Panic attacks are very common, and they often come with an intense feeling of fear or doom, which lasts for a short period and leaves almost as quickly as it comes.
Panic attacks are similar to anxiety-based conditions like panic disorders, phobic disorders, and post-traumatic stress disorders. Therefore, in this article, we will discuss what a panic attack feels like and how to differentiate between a panic attack and other anxiety-based disorders.
What Panic Attack Feels Like
A panic attack comes with an overwhelming feeling of fear or terror. It can happen anytime, even when you’re sleeping. In some cases, you may think you’re going mad or dying. In these situations, fear is often disproportionate to the actual danger you feel at that moment.
The symptoms of a panic attack are similar to those of a heart attack. One distinguishing feature is that panic attacks happen more than once; chances are, if you have a panic attack, you’ve had it before.
In addition, the discomfort from a heart attack typically spreads to the left arm or jaw, whereas the chest pain associated with a panic attack tends to remain localized to the center of the chest. Panic and anxiety might also cause you to experience rapid breathing and pulse rate. You’ll feel fatigued, but the panic attacks will only last a few minutes.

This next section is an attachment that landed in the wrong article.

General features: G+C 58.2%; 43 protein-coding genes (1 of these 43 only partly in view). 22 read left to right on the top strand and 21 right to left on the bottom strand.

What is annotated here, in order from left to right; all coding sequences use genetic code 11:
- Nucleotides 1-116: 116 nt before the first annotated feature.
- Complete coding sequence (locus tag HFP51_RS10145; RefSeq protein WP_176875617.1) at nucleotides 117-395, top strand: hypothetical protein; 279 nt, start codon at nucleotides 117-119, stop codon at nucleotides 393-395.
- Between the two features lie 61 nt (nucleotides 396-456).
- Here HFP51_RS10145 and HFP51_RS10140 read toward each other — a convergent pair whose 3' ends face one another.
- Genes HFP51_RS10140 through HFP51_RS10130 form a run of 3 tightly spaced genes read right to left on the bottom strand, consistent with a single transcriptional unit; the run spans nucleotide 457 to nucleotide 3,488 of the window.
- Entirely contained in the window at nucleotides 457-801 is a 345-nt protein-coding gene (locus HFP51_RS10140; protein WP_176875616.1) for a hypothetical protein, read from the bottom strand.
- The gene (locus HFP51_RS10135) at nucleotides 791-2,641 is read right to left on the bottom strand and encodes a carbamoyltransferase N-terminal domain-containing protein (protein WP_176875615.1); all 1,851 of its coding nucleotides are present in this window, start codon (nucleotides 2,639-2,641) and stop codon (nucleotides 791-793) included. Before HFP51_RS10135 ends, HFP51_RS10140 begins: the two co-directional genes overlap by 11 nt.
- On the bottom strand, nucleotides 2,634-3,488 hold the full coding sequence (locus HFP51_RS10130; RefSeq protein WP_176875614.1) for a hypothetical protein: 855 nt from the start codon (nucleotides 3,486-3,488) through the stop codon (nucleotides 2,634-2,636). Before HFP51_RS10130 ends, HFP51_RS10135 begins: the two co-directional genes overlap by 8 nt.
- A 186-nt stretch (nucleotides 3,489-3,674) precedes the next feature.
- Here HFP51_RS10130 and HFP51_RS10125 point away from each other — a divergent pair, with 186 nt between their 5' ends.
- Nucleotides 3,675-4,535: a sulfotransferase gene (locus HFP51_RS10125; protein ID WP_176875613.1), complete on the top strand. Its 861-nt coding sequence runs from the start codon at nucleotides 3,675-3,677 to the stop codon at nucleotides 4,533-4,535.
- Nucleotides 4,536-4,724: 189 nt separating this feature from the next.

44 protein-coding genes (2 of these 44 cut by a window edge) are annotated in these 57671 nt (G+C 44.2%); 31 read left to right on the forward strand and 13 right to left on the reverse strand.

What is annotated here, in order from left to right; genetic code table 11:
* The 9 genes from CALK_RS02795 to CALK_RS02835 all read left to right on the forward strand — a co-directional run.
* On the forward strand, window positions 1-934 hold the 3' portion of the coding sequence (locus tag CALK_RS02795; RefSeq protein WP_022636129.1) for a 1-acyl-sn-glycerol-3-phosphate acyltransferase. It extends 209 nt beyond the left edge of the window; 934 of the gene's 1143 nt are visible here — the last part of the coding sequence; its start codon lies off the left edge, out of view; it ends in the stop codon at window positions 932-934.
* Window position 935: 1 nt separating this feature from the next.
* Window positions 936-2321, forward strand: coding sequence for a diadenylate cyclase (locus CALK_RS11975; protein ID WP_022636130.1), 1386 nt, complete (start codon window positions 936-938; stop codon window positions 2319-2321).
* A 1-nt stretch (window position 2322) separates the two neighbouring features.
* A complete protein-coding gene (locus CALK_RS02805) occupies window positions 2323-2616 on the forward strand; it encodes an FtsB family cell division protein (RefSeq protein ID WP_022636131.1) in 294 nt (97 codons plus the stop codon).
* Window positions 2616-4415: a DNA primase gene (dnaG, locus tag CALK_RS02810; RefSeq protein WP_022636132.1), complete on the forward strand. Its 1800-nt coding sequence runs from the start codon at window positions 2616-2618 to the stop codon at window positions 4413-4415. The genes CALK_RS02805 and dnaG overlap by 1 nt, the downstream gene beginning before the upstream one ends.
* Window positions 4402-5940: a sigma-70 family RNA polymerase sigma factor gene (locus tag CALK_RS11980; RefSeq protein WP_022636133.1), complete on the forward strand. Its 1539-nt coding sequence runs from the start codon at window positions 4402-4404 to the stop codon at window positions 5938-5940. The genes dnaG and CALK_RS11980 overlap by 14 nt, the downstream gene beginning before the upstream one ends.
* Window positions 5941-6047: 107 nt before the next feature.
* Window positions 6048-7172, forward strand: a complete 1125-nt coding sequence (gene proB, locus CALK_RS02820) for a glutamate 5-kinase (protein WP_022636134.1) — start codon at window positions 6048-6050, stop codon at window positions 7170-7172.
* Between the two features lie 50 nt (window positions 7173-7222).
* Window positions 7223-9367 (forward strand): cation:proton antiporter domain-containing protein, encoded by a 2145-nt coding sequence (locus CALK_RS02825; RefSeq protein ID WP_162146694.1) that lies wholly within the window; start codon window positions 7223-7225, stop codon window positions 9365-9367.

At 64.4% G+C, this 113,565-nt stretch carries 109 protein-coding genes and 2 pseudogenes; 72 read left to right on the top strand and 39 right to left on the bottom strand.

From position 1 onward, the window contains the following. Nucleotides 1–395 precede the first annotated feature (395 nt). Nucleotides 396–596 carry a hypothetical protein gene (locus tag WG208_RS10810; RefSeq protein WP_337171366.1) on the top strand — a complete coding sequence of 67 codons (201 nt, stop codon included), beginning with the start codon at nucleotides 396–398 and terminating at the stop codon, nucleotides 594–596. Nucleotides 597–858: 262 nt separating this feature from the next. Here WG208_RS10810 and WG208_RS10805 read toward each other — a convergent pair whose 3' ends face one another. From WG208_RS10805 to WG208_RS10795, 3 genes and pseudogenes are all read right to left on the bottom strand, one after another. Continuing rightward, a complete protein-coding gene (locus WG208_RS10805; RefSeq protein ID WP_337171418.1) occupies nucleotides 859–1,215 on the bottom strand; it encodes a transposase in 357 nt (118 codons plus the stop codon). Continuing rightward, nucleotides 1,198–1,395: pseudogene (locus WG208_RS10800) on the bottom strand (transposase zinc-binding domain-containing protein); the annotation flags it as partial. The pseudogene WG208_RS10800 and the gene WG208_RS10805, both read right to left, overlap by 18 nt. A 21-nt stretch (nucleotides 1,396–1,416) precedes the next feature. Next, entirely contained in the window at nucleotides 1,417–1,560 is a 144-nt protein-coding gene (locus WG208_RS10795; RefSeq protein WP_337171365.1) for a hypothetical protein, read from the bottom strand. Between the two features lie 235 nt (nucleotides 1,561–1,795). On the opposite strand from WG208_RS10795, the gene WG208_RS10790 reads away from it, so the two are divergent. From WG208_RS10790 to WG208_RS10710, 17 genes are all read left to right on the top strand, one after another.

Differences between Panic Attacks and Other Anxiety Based Disorders
Generalized Anxiety Disorder
This is unwarranted anxiety that has persisted for at least six months. To determine if the condition is a generalized anxiety disorder, at least three of the following symptoms must be present:
- difficulties concentrating,
- muscle tension,
- pains or soreness, and
- sleep disruptions.
Those who suffer from phobias have an abnormal and crippling fear of specific things or circumstances, such as snakes, cheese, spiders, blood, or public speaking. These situations could set off an anxiety attack. Other examples of phobic disorders include social anxiety and agoraphobia.
Post-traumatic Stress Disorder
Exposure to death or near-death situations such as floods, fires, assaults, earthquakes, shootings, wars, and automobile accidents can cause PTSD. In addition, events that threaten your or another person’s physical well-being can create a spectrum of emotional reactions known as post-traumatic stress disorder (PTSD). In these situations, you can experience feelings of powerlessness and terror that you can trace back to traumatic events in the past.
What You Should Know about Panic Attacks
People with panic disorder may experience high anxiety and worry since they can never be sure when their next attack will come. About 6 million adults in the United States deal with panic disorder. Typically appearing in early adulthood, the illness is twice as common in women as in males.
The origins of panic attacks are unknown. Many people who are biologically predisposed to panic attacks can experience an increase in the frequency and severity of their episodes in response to significant changes in their environment and routine, such as having a kid, getting married, and starting a new career.